tempestsarekind: (no party like a tudor party)
[personal profile] tempestsarekind
So I finally started watching The Tudors. I'm only three episodes in, so maybe it gets better, but so far, I am mightily unimpressed. It's not actually about historical accuracy or lack thereof; my knowledge of the intricacies of Tudor politics is not at all what it should be, sadly, so I'm not particularly concerned with that aspect, at the moment. (Except that I continue to be annoyed when characters wear doublets with no shirts under them. Because those outer layers can't be washed, it was really important to notions of cleanliness to have linen against the skin, to absorb sweat and oils from the skin. So every time someone does it, I can't help going, "ewwwww" in my head.) Though I reserve the right to change my mind about this. And the actors are good, I think.

But all the characters are flat. They state motivations, every now and again ("I want a son!" "I want to be King of France!" "Henry is an upstart and I deserve to be king!"), or they scheme a bit, or are idealistic and wear hair shirts, but there's no sense of why these characters really want anything. *I* know that Henry's having a son is really important in terms of the succession, but it's like it would have taken them too long--or taken time away from the many sex scenes--to establish this as an emotionally or politically important aspect, beyond some crying in confession, on Henry's part, that frankly felt tacked on.

It's especially bad with the female characters, who so far have not given any indication that they have *any* other interests, goals, or desires than to sleep with Henry (or maybe Charles Brandon. Once). And it's not even clear *why* they want to do so. Yes, power and influence--but of what sort? What exactly are these women hoping for? Who are they? It's not enough to say that they were merely pawns, because pawns can have their own feelings about what they're being forced to do, and we don't even see any of that. (And why are these men using them as pawns, anyway? You have to be pretty desperate for power to pimp out your own daughters to the King--so why is Thomas Boleyn doing this? "Our fortunes will be made" is simply not good enough, Michael Hirst. I'm sorry, but it's not.)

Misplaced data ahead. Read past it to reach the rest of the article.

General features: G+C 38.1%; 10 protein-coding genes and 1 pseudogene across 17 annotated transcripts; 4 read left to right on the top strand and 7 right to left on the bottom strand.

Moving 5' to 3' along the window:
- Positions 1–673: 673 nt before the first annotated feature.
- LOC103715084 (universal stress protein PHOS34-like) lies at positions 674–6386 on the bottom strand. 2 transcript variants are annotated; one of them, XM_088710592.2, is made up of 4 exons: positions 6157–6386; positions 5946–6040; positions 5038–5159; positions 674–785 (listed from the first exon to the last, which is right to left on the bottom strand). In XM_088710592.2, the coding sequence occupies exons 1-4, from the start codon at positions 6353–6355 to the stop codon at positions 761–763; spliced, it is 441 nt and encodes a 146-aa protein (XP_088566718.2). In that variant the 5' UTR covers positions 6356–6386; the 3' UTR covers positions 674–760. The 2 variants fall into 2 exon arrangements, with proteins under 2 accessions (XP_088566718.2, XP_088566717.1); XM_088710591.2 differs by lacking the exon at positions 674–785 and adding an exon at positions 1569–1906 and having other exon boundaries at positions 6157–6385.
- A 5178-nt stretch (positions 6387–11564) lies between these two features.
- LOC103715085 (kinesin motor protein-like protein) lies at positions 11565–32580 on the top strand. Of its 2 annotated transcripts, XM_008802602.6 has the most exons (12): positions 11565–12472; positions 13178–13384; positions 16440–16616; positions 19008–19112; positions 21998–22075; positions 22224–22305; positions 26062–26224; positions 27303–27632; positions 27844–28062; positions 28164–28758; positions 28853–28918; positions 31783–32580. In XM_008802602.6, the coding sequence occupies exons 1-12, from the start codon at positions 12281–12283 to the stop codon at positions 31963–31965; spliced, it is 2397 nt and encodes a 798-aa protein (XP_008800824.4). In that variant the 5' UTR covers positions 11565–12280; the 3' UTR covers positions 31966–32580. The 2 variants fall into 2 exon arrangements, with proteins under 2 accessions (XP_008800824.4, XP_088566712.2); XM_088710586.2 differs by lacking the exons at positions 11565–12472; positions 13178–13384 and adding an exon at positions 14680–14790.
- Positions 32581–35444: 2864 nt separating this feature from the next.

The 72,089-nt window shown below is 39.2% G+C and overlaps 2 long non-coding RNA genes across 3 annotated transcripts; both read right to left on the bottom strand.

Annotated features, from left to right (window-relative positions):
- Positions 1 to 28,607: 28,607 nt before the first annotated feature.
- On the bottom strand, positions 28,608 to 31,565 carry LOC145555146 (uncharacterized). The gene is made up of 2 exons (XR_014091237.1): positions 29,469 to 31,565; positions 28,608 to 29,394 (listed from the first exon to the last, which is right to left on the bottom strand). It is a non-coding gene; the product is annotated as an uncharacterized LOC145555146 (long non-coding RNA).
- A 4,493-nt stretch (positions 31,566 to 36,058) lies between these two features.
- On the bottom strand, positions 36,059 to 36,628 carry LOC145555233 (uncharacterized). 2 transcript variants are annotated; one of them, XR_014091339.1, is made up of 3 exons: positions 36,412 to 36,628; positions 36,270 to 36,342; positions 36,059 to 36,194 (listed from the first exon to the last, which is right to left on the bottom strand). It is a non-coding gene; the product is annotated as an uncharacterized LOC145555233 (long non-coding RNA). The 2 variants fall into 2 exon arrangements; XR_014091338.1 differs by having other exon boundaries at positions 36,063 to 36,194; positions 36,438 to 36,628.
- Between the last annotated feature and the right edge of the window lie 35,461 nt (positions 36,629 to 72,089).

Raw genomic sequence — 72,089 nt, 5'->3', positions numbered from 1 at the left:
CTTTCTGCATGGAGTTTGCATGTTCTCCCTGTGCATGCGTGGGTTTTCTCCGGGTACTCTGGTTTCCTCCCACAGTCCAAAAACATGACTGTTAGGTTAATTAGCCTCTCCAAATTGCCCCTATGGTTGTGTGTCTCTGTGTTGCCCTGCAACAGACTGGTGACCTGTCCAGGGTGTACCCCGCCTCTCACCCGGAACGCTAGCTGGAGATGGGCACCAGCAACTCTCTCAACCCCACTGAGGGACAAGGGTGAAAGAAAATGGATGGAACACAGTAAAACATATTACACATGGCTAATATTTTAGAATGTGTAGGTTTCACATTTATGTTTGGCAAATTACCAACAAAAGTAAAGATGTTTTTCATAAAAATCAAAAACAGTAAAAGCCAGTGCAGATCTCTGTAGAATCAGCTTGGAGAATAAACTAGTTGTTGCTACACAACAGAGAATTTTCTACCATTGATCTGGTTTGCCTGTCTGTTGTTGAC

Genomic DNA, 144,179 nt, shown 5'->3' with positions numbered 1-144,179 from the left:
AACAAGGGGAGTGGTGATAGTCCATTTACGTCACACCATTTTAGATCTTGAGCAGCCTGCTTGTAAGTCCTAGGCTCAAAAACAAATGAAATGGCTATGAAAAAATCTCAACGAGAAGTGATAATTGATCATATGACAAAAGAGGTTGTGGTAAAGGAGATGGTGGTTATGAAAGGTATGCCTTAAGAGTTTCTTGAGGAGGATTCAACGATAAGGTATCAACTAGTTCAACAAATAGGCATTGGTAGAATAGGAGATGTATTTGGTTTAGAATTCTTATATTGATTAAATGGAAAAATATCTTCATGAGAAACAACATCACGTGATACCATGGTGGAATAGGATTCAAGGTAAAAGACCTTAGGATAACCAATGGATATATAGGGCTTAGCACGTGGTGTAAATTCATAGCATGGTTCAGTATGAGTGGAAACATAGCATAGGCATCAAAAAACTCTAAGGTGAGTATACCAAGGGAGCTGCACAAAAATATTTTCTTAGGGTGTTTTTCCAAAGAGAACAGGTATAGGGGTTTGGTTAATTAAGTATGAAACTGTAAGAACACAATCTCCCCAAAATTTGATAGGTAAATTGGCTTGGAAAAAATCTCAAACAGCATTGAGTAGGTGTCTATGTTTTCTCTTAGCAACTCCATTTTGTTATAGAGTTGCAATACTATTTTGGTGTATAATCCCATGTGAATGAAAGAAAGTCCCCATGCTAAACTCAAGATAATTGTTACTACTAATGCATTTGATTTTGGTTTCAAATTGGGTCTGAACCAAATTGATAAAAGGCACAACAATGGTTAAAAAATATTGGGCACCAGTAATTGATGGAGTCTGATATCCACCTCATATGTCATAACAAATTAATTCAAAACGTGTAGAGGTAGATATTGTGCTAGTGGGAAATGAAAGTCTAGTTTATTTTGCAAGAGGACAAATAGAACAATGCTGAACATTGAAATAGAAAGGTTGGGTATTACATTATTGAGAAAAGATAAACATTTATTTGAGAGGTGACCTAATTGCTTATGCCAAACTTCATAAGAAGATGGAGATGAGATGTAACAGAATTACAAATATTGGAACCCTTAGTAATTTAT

I'm especially disappointed in the introduction of Anne Boleyn. The voiceover at the beginning of each episode tells us, "You think you know the story, but you only know how it ends," and suggests that to *really* know this story, we have to watch it play out. But the narrative treats Anne Boleyn as somehow special solely because she *is* Anne Boleyn. Her father says at one point, "There's something deep and dangerous in you, Anne," but we haven't been shown *anything* of her except a few smirks. Likewise, Henry is so fascinated by her that we see him dreaming about her--but she's not the only woman he's wanted to sleep with in this miniseries so far, and his usual tactic is to get his guys to just bring the women to him. He never does this with Anne; for some reason he's changed his modus operandi, and we're given no reason for it--except, apparently that Anne is "special" or "different" in some way, and the only reason for that is who she will be. (And I can't even talk coherently about how gross it is that the one moment in which Anne is given some kind of agency in this situation is in Henry's dream. We couldn't have had an actual conversation between the two of them in which she stated that she wanted to be wooed and seduced, instead of its being Henry's dream-idea? That was too hard?)

Basically, I feel like the people who've put together the show have no vision for why they're doing it beyond this oft-repeated concept that Henry VIII wasn't always a bloated monster; at one point he was "young and fit." Well, "young and fit" isn't a coherent narrative. It isn't a rounded character or an interesting world.

Also, I'm annoyed by the behind-the-scenes features, which were not very good, for the same reasons. Nobody seemed to have anything to say other than, "Henry VIII was a rock star," and while I'm sure that the production designers and costume designer put more thought into their work than that, that was all we got from the special features. And whoever that London tour guide is, he should be ashamed of himself for saying that Shakespeare wrote Richard III in the Middle Ages, when he's supposed to be specializing in the Tudor period. Yes, "the Middle Ages" is a fairly arbitrary designation, but if you're going to use it, you should know what it consists of, particularly if you are supposed to be an expert in the period that is generally thought to mark the (arbitrary) end of the Middle Ages! Also, Thomas More's sister didn't rescue his head, tour guide man. His daughter did.
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